A unified theory for aerodynamics and noise of advanced turboprops is presented. The theory and a computer code developed for evaluation at the shielding benefits that might be expected by an aircraft wing in a wing-mounted propeller installation are presented. Several computed directivity patterns are presented to demonstrate the theory. Recently with the advent of the concept of using the wing of an aircraft for noise shielding, the case of diffraction by a surface in a flow has been given attention. The present analysis is based on the case of diffraction of no flow. By combining a Galilean and a Lorentz transform, the wave equation with a mean flow can be reduced to the ordinary equation. Allowance is also made in the analysis for the case of a swept wing. The same combination of Galilean and Lorentz transforms lead to a problem with no flow but a different sweep. The solution procedures for the cases of leading and trailing edges are basically the same. Two normalizations of the solution are given by the computer program. FORTRAN computer programs are presented with detailed documentation. The output from these programs compares favorably with the results of other investigators.

  3. Soil Moisture Sensing via Swept Frequency Based Microwave Sensors

    Directory of Open Access Journals (Sweden)

    Greg A. Holt


    Full Text Available There is a need for low-cost, high-accuracy measurement of water content in various materials. This study assesses the performance of a new microwave swept frequency domain instrument (SFI that has promise to provide a low-cost, high-accuracy alternative to the traditional and more expensive time domain reflectometry (TDR. The technique obtains permittivity measurements of soils in the frequency domain utilizing a through transmission configuration, transmissometry, which provides a frequency domain transmissometry measurement (FDT. The measurement is comparable to time domain transmissometry (TDT with the added advantage of also being able to separately quantify the real and imaginary portions of the complex permittivity so that the measured bulk permittivity is more accurate that the measurement TDR provides where the apparent permittivity is impacted by the signal loss, which can be significant in heavier soils. The experimental SFI was compared with a high-end 12 GHz TDR/TDT system across a range of soils at varying soil water contents and densities. As propagation delay is the fundamental measurement of interest to the well-established TDR or TDT technique; the first set of tests utilized precision propagation delay lines to test the accuracy of the SFI instrument’s ability to resolve propagation delays across the expected range of delays that a soil probe would present when subjected to the expected range of soil types and soil moisture typical to an agronomic cropping system. The results of the precision-delay line testing suggests the instrument is capable of predicting propagation delays with a RMSE of +/−105 ps across the range of delays ranging from 0 to 12,000 ps with a coefficient of determination of r2 = 0.998. The second phase of tests noted the rich history of TDR for prediction of soil moisture and leveraged this history by utilizing TDT measured with a high-end Hewlett Packard TDR/TDT instrument to directly benchmark the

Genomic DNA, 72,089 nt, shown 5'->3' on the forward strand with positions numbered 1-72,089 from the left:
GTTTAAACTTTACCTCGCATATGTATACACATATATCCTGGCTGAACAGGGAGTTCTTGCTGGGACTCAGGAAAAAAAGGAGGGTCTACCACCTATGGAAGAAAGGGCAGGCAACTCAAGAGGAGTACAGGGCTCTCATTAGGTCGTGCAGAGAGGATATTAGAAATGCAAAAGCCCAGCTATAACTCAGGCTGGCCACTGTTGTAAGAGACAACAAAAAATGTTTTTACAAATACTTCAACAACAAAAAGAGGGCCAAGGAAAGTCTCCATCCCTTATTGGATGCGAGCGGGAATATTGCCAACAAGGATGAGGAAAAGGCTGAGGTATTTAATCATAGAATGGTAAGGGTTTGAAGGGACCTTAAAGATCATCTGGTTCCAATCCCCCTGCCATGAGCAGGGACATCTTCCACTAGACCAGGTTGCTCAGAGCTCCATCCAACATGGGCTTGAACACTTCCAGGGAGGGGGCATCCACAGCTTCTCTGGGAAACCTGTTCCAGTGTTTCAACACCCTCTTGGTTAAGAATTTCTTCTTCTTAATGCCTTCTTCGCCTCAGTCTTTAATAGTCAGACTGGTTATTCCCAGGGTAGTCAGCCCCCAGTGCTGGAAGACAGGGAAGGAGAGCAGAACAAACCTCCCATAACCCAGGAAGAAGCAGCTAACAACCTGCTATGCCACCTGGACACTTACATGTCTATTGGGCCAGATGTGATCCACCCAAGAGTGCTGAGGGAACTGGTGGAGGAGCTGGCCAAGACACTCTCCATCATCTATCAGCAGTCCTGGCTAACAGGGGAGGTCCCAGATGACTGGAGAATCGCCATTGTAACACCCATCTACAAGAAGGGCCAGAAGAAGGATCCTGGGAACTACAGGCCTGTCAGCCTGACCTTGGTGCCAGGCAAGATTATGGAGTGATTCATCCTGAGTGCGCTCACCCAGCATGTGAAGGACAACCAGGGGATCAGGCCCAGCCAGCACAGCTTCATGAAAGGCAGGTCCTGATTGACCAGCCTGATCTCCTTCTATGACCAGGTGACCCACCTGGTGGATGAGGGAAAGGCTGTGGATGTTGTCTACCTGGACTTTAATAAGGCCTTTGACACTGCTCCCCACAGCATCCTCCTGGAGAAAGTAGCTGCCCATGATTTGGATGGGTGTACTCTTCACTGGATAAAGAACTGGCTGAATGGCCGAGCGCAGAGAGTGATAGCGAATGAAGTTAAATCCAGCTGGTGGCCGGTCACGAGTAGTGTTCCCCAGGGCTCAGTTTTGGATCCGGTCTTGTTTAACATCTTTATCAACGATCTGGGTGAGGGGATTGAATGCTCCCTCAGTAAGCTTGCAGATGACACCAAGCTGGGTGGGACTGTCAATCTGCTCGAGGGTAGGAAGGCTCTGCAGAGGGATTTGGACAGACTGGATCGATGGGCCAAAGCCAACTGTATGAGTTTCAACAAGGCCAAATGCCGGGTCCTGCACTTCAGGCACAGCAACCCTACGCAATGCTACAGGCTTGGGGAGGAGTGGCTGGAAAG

4. Aeroelastic Tailoring of Transport Aircraft Wings: State-of-the-Art and Potential Enabling Technologies (United States)

    Jutte, Christine; Stanford, Bret K.


    This paper provides a brief overview of the state-of-the-art for aeroelastic tailoring of subsonic transport aircraft and offers additional resources on related research efforts. Emphasis is placed on aircraft having straight or aft swept wings. The literature covers computational synthesis tools developed for aeroelastic tailoring and numerous design studies focused on discovering new methods for passive aeroelastic control. Several new structural and material technologies are presented as potential enablers of aeroelastic tailoring, including selectively reinforced materials, functionally graded materials, fiber tow steered composite laminates, and various nonconventional structural designs. In addition, smart materials and structures whose properties or configurations change in response to external stimuli are presented as potential active approaches to aeroelastic tailoring.

  5. Transonic Semispan Aerodynamic Testing of the Hybrid Wing Body with Over Wing Nacelles in the National Transonic Facility (United States)

    Chan, David T.; Hooker, John R.; Wick, Andrew; Plumley, Ryan W.; Zeune, Cale H.; Ol, Michael V.; DeMoss, Joshua A.